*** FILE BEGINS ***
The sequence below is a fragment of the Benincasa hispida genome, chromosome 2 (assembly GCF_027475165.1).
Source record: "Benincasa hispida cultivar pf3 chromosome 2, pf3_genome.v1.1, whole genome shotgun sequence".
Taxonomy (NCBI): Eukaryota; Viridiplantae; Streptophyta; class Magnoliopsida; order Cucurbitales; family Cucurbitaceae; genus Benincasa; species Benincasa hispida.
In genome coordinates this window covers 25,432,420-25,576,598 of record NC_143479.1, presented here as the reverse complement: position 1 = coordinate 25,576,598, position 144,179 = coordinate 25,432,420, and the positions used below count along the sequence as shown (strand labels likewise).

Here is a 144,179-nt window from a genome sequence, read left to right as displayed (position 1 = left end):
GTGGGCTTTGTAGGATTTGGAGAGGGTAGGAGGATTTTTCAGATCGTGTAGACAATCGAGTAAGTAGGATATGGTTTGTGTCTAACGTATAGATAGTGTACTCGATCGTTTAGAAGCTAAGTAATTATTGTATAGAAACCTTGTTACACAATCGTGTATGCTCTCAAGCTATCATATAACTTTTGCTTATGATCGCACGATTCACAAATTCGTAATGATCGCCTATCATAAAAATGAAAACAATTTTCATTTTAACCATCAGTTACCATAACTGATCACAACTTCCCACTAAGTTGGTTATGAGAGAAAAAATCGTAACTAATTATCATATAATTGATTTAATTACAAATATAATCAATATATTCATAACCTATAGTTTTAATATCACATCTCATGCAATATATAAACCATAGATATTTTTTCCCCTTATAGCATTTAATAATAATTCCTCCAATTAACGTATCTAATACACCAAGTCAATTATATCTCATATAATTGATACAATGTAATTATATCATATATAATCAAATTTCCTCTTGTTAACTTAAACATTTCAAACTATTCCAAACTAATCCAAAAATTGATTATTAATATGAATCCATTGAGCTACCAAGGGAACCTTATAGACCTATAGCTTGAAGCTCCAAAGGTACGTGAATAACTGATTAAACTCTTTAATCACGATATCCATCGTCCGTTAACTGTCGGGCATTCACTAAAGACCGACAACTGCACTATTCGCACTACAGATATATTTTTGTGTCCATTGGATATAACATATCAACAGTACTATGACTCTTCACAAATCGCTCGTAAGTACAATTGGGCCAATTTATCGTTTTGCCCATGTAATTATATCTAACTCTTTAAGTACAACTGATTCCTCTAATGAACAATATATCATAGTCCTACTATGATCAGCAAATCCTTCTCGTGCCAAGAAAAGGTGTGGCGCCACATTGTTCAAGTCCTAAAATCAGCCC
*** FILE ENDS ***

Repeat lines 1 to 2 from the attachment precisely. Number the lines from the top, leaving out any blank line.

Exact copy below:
The sequence below is a fragment of the Benincasa hispida genome, chromosome 2 (assembly GCF_027475165.1).
Source record: "Benincasa hispida cultivar pf3 chromosome 2, pf3_genome.v1.1, whole genome shotgun sequence".